Net Present Value (NPV) is one of the investment appraisal techniques which is regularly examined in the financial management papers (F9 & P4).
NPV questions are easy to score marks from – when you know how. For a number of students, I understand that their difficulty in answering NPV questions correctly stems from not understanding the purpose for NPV calculations, and trying to cram an NPV ‘formula’. This often results in confusion, if the exam question is worded differently from their crammed formula.
NPV questions usually require a number of separate calculations, which can seem tedious and time consuming and confusing when not properly understood. Easy marks can be gained from writing-out calculations for capital allowances, tax, cash flows, and variable costs, and stating your assumptions.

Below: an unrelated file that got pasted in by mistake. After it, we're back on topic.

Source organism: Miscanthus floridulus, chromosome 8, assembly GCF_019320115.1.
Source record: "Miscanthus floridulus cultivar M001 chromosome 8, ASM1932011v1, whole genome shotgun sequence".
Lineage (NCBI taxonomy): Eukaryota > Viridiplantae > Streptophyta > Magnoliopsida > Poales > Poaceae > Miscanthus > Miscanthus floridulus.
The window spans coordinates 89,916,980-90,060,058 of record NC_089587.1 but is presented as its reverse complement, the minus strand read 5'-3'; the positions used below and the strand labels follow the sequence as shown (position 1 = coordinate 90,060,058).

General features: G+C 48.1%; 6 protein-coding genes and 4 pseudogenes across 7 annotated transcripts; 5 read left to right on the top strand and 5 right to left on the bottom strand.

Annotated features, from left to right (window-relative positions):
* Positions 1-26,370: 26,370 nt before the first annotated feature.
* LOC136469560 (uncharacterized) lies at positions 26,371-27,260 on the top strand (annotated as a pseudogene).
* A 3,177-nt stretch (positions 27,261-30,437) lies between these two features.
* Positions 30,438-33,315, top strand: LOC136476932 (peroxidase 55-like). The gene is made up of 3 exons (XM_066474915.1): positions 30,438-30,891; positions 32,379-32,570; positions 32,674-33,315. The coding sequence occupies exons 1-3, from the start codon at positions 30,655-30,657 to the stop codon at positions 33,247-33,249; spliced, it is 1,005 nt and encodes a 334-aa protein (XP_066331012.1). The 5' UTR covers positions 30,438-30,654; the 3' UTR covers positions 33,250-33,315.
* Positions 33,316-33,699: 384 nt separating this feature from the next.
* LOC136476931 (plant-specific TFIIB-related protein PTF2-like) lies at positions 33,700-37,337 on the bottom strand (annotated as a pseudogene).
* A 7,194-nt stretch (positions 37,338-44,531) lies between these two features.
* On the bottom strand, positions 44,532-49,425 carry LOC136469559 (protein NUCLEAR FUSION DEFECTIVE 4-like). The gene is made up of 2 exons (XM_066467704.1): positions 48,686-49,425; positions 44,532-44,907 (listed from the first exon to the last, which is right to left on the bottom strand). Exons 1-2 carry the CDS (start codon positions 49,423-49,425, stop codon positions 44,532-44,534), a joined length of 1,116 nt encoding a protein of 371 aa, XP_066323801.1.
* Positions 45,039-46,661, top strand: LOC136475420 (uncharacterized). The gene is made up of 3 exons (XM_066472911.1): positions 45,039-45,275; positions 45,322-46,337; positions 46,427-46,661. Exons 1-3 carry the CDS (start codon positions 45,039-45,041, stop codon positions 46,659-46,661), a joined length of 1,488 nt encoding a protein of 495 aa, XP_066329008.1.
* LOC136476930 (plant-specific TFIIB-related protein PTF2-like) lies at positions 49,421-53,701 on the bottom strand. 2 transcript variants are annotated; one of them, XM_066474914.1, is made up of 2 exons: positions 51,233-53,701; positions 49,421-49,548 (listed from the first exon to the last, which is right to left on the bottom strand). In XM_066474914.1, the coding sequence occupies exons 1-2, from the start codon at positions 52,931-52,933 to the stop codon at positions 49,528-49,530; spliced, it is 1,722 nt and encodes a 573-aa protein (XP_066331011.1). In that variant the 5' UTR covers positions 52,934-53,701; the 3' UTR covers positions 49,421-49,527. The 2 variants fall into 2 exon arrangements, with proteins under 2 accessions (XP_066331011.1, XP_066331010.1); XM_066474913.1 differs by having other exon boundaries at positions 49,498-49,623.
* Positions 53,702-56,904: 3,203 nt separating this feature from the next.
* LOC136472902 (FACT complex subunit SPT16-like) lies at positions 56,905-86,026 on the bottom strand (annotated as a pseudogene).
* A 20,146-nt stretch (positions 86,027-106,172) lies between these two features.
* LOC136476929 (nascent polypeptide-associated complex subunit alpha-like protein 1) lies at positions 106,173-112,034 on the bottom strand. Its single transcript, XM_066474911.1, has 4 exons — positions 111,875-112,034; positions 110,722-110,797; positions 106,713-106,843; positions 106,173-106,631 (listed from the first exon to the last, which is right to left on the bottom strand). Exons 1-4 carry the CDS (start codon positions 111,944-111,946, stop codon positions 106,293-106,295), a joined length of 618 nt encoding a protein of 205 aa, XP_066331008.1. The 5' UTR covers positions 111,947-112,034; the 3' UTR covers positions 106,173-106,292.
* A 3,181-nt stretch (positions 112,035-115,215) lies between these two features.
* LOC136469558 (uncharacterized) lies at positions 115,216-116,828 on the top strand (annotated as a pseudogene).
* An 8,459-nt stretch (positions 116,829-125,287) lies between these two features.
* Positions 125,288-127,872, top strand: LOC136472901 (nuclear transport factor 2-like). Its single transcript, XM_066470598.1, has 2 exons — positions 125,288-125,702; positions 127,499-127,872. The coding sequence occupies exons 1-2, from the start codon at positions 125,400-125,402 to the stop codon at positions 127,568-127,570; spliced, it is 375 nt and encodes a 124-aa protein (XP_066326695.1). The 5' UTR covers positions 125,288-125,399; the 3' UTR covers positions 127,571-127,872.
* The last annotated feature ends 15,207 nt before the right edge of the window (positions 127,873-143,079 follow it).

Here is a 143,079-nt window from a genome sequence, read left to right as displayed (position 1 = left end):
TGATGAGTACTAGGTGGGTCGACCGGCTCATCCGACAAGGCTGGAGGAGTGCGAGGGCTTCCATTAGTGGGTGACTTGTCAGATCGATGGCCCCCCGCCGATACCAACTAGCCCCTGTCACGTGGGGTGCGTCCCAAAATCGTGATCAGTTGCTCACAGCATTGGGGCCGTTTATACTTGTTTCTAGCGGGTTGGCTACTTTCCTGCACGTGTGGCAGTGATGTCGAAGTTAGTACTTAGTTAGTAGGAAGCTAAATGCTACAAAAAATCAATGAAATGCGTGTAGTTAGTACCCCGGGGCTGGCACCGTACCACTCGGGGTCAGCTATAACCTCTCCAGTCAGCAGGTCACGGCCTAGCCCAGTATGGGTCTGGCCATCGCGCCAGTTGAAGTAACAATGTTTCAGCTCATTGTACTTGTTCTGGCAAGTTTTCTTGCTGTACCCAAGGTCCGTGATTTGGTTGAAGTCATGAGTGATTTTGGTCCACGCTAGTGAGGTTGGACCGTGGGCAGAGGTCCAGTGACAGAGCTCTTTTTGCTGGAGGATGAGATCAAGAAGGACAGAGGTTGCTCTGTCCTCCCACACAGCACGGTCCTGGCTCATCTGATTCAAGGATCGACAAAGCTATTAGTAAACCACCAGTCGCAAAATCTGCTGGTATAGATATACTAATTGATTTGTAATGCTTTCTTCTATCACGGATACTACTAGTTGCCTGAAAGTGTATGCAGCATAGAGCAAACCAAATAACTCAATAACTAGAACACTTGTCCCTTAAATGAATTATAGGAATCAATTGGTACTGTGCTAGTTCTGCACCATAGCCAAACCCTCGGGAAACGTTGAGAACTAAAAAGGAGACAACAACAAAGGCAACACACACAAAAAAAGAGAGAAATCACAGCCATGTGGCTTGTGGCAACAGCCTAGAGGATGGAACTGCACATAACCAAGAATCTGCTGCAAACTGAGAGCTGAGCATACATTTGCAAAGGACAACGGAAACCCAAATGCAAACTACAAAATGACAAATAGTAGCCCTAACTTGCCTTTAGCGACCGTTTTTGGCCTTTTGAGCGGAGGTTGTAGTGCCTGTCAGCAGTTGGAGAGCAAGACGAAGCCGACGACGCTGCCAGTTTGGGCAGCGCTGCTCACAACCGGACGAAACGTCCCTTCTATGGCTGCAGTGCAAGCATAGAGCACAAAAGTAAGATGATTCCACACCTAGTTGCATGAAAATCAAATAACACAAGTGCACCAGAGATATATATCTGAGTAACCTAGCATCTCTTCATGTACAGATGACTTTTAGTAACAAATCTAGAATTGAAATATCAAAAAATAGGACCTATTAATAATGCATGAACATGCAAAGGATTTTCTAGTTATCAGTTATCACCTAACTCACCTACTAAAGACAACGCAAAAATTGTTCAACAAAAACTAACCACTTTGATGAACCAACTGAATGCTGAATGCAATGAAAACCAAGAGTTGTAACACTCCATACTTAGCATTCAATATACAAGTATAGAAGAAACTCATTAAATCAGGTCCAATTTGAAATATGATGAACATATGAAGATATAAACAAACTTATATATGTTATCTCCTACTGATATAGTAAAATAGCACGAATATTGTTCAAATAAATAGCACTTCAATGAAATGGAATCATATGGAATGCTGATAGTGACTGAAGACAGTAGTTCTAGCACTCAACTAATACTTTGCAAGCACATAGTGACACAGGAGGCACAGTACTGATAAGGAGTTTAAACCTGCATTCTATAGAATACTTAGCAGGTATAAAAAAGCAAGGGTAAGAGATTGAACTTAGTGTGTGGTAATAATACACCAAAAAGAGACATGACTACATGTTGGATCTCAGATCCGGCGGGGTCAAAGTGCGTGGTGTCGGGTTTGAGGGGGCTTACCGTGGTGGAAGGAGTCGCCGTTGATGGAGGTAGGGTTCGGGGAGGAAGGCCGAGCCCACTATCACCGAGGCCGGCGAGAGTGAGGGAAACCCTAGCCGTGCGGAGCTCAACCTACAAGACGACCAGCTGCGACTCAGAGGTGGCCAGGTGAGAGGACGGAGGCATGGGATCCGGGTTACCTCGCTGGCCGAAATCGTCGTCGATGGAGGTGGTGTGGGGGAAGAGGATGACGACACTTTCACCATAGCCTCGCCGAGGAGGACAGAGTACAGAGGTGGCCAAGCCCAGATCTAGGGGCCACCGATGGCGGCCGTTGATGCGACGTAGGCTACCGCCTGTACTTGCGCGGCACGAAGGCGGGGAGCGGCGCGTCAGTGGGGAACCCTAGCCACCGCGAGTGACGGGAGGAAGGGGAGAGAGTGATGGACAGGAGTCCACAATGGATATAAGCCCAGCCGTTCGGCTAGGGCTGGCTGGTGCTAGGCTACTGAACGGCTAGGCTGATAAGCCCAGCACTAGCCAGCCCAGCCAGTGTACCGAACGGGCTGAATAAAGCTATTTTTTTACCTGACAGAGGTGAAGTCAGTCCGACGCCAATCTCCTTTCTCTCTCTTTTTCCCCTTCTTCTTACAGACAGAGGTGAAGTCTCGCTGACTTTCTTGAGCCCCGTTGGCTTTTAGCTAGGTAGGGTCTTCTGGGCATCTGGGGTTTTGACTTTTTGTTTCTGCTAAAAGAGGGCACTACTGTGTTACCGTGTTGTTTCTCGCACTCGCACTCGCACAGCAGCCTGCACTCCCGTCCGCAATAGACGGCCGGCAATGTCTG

In order to better explain NPV, this topic will be split into 3 parts. We shall also work with ACCA past questions for F9. I suggest you download and print out F9 June 2009 and F9 June 2013 here
Basic NPV Knowledge:
Most NPV questions will require you differentiate relevant and irrelevant costs. Relevant costs are those pertaining to the future of the project/investment, and irrelevant costs (aka sunk costs) are those that have already been expended (e.g. research & Development, fixed costs), or will be expended anyway, regardless of whether the project/investment is undertaken or not.
Fixed costs aren’t generally included as relevant cash flows, but when fixed costs are affected by inflation, it is acceptable to include it.
As a general rule, add cash flows that increase the value of the project/investment, and subtract those which are expenses on the project.
Depreciation is an irrelevant cost, as it does not reflect actual cash flow from the project
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